By William Pennington
The Martin Institute at Stonehill College hosted the three candidates vying to be the next State Treasurer and two candidates vying to be the next Attorney General during two forums held last night.
The Treasurer’s forum was moderated by Rick Holmes of Metrowest Daily News and included Janet Wu of WCVB-TV Boston, Peter Kadzis of WGBH-TV Boston and Paul Crocetti of the Waltham News Tribune as panelist.
Current State Treasurer Steve Grossman is not running for reelection after an unsuccessful bid for Governor. Goldberg who defeated State Senator Barry Finegold and State Representative Tom Conroy last month in three way primary is running against Republican Mike Heffernan of Wellesley and Arlington resident Ian Jackson of the Green-Rainbow Party.
“It’s really an executive function and you want someone who has a business background in an area with diverse business models,” said Goldberg. Touting her experience as a businesswomen. “The way the Treasurer’s office has been constructed is not just thinking about the physical issues that face the Commonwealth but you do want someone who has that background,” said the former Chairman of the Brookline Board of Selectmen.
“Massachusetts has a very unique set up,” said Heffernan. “Massachusetts has six constitutional offices,” he continued, “and they report to the people and that means that running the credit of the state of Massachusetts,” he said, “should not be subject to the legislature or the Governor, it becomes a very important role,” he said referring to the Treasurers office.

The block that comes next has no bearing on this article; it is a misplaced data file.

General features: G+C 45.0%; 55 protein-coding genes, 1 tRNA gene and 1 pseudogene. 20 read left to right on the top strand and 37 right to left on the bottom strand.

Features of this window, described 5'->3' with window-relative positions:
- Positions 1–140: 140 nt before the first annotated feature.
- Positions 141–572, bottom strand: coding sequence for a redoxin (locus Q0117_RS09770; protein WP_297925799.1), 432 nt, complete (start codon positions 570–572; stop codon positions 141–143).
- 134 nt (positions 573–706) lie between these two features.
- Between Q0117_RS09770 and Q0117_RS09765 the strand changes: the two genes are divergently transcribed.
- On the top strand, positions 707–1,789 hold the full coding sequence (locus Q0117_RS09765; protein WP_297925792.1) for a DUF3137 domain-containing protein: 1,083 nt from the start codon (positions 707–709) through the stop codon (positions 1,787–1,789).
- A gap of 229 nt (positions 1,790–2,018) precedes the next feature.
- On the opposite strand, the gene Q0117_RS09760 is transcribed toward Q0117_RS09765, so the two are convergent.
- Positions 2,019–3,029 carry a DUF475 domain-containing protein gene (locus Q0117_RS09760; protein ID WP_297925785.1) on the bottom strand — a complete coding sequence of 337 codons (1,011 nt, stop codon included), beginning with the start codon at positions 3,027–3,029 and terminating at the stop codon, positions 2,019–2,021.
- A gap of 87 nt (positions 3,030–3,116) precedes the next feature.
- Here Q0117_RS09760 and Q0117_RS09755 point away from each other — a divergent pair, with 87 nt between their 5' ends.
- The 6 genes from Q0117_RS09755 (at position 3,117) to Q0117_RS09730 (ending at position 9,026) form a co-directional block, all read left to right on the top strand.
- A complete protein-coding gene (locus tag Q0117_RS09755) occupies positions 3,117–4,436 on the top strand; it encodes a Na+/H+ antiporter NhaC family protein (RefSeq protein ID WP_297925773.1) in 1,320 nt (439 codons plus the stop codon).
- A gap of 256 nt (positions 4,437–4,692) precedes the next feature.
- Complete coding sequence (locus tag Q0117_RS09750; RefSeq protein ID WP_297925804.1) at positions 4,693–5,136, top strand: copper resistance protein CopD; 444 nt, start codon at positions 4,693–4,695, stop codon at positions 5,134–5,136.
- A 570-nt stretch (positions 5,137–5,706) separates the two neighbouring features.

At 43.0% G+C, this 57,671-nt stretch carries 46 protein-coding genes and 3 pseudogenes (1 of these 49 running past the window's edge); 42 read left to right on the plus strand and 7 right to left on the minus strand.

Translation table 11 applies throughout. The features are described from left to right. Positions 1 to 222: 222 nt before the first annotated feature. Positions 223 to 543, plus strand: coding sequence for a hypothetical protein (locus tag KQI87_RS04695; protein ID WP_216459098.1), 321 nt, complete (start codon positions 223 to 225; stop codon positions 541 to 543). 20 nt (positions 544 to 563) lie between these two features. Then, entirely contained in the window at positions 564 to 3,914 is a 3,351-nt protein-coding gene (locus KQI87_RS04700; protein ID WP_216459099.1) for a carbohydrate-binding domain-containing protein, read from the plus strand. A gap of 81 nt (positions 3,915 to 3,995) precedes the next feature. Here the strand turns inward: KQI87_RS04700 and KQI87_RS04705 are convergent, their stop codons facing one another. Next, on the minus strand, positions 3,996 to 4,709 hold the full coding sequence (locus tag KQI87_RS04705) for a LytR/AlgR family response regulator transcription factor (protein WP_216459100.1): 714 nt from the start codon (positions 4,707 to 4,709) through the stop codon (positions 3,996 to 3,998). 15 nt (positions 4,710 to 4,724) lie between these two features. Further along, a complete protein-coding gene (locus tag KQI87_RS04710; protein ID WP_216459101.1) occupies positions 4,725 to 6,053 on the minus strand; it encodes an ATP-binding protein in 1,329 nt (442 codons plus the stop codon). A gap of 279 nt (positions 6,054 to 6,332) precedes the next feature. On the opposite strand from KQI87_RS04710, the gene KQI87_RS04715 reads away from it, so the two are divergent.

“I’m a software engineer professionally but before that I’ve been a tree planter and also a lobstermen,” said Jackson, “having an elected position gives you a bully pulpit to speak on issues and as a preachers kid I can use such a pulpit.”
The three candidates had mixed views about casinos coming to Massachusetts, a question the will appear on the ballot in November. Heffernan said he does not support repealing the casino law which will allow three casinos to operate in Massachusetts. “I will be voting no on repealing casinos, I believe that we need the economic help that comes with casinos,” said Heffernan. Goldberg said she, “supports repealing casinos,” as did Jackson.
The candidates were also asked a lightning round of questions, including a question about whether or not they play the lottery. Goldberg said she did not, Jackson said he occasionally played, and Heffernan said he had a “two dollar winning lottery ticket in his back pocket!”
The Attorney General’s forum was moderated by Chazy Dowaliby, editor of The Patriot Ledger and The Enterprise. The panelist for the forum were Ed Donga of The Enterprise, Janet Wu, and Adam Reilly of WGBH-Boston.
Current Attorney General Martha Coakley is not running for re-election to run for Governor. Maura Healey, an attorney, from Boston, who defeated former State Senator Warren Tolman is running against Republican John Miller.
Miller went after Healey hard trying to label her as Beacon Hill insider, “she has worked on Beacon Hill for the last 7 years,” said Miller. Healey fought back saying, “I’m proud of the work I’ve done protecting the people of Massachusetts in the Attorney’s General Office,” referring to the 7 years she worked as an Assistant Attorney General under the Martha Coakley.
The two candidates were asked if they would ever consider a run for Governor. Miller said, “absolutely not, I don’t want to be Governor, I’m running for Attorney General,” Healey did not rule it out saying, “I want to be elected as Attorney General and hopefully re-elected in four years.”
There were two things the candidates could agree on, both picked the television show Law and Order over NCIS and said that Tom Brady should remain quarterback.
Massachusetts voters will go the polls on Tuesday, November 5 to vote for Attorney General and Treasurer.